Keywords:
Enhanced Lipschitz Embedding (ELE), Dimensionality Reduction, Emotional Speech Analysis, Emotion Recognition.


Title:
Emotion Recognition from Speech Using IG-Based Feature Compensation

Author:
Chung-Hsien Wu, and Ze-Jing Chuang

Abstract:
This paper presents an approach to feature compensation for emotion recognition from speech signals. In this approach, the intonation groups (IGs) of the input speech signals are extracted first. The speech features in each selected intonation group are then extracted. With the assumption of linear mapping between feature spaces in different emotional states, a feature compensation approach is proposed to characterize feature space with better discriminability among emotional states. The compensation vector with respect to each emotional state is estimated using the Minimum Classification Error (MCE) algorithm. For the final emotional state decision, the compensated IG-based feature vectors are used to train the Gaussian Mixture Models (GMMs) and Continuous Support Vector Machine (CSVMs) for each emotional state. For GMMs, the emotional state with the GMM having the maximal likelihood ratio is determined as the final output. For CSVMs, the emotional state is determined according to the probability outputs from the CSVMs. The kernel function in CSVM is experimentally decided as a Radial basis function. A comparison in the experiments shows that the proposed IG-based feature compensation can obtain encouraging performance for emotion recognition.

Keyword:
Emotional Speech, Emotion Recognition, Intonation Group, Feature Compensation.
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Title:
Emotional Recognition Using a Compensation Transformation in Speech Signal

Author:
Cairong Zou, Yan Zhao, Li Zhao, Wenming Zhen, and Yongqiang Bao

Abstract:
An effective method based on GMM is proposed in this paper for speech emotional recognition; a compensation transformation is introduced in the recognition stage to reduce the influence of variations in speech characteristics and noise. The extraction of emotional features includes the globe feature, time series structure feature, LPCC, MFCC and PLP. Five human emotions (happiness, angry, surprise, sadness and neutral) are investigated. The result shows that it can increase the recognition ratio more than normal GMM; the method in this paper is effective and robust.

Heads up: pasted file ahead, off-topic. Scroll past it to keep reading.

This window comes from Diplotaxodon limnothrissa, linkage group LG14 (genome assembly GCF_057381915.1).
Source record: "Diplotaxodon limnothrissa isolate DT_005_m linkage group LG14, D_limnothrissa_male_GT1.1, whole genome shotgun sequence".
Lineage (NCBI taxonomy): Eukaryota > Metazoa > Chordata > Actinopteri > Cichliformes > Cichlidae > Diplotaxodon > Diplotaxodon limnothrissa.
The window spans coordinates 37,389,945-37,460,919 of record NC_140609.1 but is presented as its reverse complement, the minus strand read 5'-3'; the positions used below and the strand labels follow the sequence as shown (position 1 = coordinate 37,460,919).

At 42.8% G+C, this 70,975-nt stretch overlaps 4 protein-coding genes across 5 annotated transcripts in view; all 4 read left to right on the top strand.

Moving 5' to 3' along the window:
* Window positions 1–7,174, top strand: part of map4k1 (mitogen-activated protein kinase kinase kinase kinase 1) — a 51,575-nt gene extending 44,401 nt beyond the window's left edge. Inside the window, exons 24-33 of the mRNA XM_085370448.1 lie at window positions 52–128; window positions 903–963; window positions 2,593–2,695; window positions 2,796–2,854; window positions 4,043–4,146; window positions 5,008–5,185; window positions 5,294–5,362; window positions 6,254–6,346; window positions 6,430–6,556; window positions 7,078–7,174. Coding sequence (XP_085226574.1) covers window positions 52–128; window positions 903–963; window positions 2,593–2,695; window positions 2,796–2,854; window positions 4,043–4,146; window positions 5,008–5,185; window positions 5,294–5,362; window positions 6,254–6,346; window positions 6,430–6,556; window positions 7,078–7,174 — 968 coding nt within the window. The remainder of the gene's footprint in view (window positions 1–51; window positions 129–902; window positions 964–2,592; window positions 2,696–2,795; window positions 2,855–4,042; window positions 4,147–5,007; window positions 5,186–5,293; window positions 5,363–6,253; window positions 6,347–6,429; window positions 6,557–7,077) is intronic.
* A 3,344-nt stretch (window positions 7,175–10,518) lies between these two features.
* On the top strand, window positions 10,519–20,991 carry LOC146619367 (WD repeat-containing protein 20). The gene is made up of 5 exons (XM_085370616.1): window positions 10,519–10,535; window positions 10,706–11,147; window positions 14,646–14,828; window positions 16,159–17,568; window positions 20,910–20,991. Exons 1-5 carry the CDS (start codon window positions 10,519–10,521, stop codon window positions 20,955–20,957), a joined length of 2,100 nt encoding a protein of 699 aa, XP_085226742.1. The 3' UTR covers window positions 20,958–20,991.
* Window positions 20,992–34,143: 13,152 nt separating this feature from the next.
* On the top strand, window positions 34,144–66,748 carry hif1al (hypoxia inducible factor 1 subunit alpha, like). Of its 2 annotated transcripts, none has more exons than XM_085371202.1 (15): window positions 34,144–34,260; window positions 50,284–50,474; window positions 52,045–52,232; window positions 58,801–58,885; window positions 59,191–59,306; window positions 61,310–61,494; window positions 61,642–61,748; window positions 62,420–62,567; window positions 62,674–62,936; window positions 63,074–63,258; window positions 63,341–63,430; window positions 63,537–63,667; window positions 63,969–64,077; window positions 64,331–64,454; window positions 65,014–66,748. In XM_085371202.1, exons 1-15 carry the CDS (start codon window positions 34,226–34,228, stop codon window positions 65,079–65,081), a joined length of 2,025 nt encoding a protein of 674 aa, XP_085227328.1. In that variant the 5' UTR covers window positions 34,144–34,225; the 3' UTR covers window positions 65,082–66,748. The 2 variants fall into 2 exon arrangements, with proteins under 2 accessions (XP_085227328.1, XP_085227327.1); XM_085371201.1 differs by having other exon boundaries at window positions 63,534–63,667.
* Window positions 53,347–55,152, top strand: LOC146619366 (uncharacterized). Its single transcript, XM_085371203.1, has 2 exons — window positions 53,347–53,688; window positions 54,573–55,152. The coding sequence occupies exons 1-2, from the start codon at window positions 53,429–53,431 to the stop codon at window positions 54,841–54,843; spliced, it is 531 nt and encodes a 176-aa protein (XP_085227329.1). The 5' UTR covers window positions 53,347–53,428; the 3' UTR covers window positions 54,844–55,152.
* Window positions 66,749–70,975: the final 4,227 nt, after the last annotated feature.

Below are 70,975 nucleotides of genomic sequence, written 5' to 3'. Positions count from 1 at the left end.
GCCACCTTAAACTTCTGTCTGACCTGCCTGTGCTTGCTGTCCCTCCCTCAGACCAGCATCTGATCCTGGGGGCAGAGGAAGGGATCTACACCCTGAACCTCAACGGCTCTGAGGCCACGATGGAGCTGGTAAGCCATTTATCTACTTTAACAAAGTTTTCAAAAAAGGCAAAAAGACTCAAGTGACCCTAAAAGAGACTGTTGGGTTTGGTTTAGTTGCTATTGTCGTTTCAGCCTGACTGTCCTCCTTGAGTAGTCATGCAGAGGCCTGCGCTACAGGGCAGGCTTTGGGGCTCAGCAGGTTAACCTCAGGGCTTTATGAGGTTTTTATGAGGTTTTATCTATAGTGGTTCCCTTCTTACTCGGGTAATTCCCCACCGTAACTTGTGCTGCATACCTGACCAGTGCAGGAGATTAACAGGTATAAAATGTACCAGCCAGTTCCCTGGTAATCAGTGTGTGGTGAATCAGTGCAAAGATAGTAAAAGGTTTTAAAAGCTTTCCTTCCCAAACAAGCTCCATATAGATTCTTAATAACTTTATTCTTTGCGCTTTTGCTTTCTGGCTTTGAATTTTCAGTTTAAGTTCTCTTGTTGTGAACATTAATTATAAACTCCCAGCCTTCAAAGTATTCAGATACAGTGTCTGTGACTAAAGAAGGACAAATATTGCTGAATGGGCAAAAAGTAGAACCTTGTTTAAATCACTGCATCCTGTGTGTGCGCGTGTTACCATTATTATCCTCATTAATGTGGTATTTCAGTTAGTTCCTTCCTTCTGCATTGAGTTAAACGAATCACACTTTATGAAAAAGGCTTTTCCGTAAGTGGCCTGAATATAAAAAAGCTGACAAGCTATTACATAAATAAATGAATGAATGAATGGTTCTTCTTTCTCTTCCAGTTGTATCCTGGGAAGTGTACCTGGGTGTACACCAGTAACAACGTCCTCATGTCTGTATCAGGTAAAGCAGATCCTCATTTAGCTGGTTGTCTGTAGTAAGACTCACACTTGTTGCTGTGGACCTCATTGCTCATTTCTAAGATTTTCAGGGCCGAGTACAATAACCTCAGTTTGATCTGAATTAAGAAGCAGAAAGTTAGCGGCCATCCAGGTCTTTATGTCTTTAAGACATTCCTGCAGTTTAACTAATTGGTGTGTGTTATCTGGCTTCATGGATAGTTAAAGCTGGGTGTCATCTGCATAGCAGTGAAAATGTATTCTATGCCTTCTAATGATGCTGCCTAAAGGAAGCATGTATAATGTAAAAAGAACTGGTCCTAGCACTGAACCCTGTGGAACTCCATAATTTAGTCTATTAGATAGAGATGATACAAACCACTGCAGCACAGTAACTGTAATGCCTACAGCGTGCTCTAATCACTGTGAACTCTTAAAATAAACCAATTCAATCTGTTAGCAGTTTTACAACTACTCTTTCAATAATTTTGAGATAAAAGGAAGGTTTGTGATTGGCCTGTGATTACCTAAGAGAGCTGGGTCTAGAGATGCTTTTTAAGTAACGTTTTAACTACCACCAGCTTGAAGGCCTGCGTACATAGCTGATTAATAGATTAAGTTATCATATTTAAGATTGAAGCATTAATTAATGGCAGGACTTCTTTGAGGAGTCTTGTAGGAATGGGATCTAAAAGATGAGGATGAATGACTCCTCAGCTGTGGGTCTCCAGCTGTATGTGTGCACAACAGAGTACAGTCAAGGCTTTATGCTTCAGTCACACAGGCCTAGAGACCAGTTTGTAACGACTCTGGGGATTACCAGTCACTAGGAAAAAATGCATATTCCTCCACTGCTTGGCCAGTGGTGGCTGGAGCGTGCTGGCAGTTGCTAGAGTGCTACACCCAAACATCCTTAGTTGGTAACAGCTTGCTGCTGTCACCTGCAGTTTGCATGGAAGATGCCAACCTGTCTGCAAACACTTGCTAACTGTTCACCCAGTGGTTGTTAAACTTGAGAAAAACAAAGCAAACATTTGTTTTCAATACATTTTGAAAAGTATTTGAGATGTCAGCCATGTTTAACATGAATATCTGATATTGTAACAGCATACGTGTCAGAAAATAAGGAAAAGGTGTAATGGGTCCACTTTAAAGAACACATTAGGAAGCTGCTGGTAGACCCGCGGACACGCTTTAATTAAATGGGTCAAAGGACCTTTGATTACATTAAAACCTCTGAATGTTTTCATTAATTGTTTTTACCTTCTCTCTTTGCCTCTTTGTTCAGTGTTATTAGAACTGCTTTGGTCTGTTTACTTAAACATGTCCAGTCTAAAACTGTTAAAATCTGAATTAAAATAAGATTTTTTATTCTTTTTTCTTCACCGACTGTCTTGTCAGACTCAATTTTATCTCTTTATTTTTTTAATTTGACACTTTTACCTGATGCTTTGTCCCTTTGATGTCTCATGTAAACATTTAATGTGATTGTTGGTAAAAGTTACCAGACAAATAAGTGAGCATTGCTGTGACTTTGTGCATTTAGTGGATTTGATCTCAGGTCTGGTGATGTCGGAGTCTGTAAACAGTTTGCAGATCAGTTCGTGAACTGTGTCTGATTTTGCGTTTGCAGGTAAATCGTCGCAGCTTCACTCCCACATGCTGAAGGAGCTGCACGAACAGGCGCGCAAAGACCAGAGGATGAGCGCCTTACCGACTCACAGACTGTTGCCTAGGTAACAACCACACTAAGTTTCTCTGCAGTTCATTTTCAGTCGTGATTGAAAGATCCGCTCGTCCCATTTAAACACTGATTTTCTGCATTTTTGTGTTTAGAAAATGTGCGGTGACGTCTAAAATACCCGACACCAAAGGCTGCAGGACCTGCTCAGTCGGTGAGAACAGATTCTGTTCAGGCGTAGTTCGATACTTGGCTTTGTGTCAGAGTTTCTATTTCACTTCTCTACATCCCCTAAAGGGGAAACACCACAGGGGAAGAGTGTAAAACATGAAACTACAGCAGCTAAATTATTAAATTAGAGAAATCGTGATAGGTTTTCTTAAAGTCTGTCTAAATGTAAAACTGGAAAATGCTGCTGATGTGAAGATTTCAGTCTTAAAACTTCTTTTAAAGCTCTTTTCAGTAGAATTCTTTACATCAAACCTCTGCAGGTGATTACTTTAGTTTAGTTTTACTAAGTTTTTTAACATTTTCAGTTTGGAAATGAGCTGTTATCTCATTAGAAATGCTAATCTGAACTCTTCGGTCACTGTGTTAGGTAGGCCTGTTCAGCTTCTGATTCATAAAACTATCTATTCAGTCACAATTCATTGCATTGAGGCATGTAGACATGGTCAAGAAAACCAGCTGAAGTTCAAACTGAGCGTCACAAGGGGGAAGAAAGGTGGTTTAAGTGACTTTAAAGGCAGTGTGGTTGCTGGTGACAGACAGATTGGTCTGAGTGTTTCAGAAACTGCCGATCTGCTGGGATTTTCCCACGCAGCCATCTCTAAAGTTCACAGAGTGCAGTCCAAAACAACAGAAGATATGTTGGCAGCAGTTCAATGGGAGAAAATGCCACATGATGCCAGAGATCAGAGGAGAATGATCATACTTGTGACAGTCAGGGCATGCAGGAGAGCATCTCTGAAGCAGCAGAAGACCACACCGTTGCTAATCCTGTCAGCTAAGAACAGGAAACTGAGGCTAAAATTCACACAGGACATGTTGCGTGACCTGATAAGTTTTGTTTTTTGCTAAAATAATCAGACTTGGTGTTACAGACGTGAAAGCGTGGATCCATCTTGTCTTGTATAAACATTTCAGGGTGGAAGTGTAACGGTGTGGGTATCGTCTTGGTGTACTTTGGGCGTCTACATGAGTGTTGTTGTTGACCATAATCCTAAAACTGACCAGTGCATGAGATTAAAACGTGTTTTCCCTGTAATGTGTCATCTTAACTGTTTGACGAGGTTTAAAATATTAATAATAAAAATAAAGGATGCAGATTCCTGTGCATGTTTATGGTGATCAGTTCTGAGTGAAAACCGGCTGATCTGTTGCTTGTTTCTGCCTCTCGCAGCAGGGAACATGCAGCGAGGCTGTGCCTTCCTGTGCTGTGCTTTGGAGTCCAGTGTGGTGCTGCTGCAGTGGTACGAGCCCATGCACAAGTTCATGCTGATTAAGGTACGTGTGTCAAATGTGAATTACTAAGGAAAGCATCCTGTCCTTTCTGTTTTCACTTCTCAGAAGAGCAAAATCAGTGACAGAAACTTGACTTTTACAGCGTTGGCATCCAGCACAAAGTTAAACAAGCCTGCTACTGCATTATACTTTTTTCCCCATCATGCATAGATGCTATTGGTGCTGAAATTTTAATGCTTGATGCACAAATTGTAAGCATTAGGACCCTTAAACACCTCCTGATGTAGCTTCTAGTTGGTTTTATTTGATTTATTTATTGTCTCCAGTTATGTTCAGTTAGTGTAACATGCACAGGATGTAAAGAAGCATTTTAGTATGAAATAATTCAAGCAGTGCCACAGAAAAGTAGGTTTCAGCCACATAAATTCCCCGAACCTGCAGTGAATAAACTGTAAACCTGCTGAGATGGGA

Keyword:
Speech Emotional Recognition (SER), GMM, Emotion Recognition, Compensation Transformation.
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Title:
The Influence of Reading Styles on Accent Assignment in Mandarin

Author:
Mingzhen Bao, Min Chu, and Yunjia Wang

Abstract:
This paper investigates the influences of three different reading styles (Lyric, Critical and Explanatory) to the distribution tendency of sentential accents (classified as rhythmic accent and semantic accent). The comparison among multiple styles is performed in three research domains: high-level constructions, low-level phrases and disyllabic prosodic words. One finds that the assignment of semantic accents shows some differences across reading styles, while the assignment of rhythmic accents does not. Furthermore, the larger the speech unit studied, the stronger the influence is observed, i.e. most differences in the assignment of semantic accents are shown in high-level constructions, some are shown in low-level phrases, and none are shown in prosodic words across the three reading styles. Compared with previous studies, the allocation scheme of semantic accents in the Explanatory style is close to that in the neutral style, i.e. in high-level constructions, it has a final-accented tendency in theme + rheme (TR), predicate + object(PO) and subject + predicate(SP) constructions, and uniform distribution in adjunct + head constructions. In low-level phrases, the Explanatory style exhibits an initial-accented tendency in adjunct + head phrases, but a final-accented tendency in subject + predicate (SP) phrases and predicate + object (PO) phrase. The Critical style is adopted to make comments, where semantic focal points are normally on the core subjects and their actions. As a result, more accents are allocated to the subject part in the AS constructions and to the predicate part in the PO constructions. Accordingly, in low-level phrases, more accents go to the heads in AN phrases and the predicates in SP phrases. The Lyric style helps to express personal emotions in a rhythmic way [Wang 2000]. Such poetry-like rhythm weakens the effect of syntactic constrains, and in many cases, leads to an even distribution of semantic accents in high-level constructions and dense distribution near prosodic boundaries.

Keyword:
Reading Style, Sentential Accent, Distribution Tendency, Mandarin.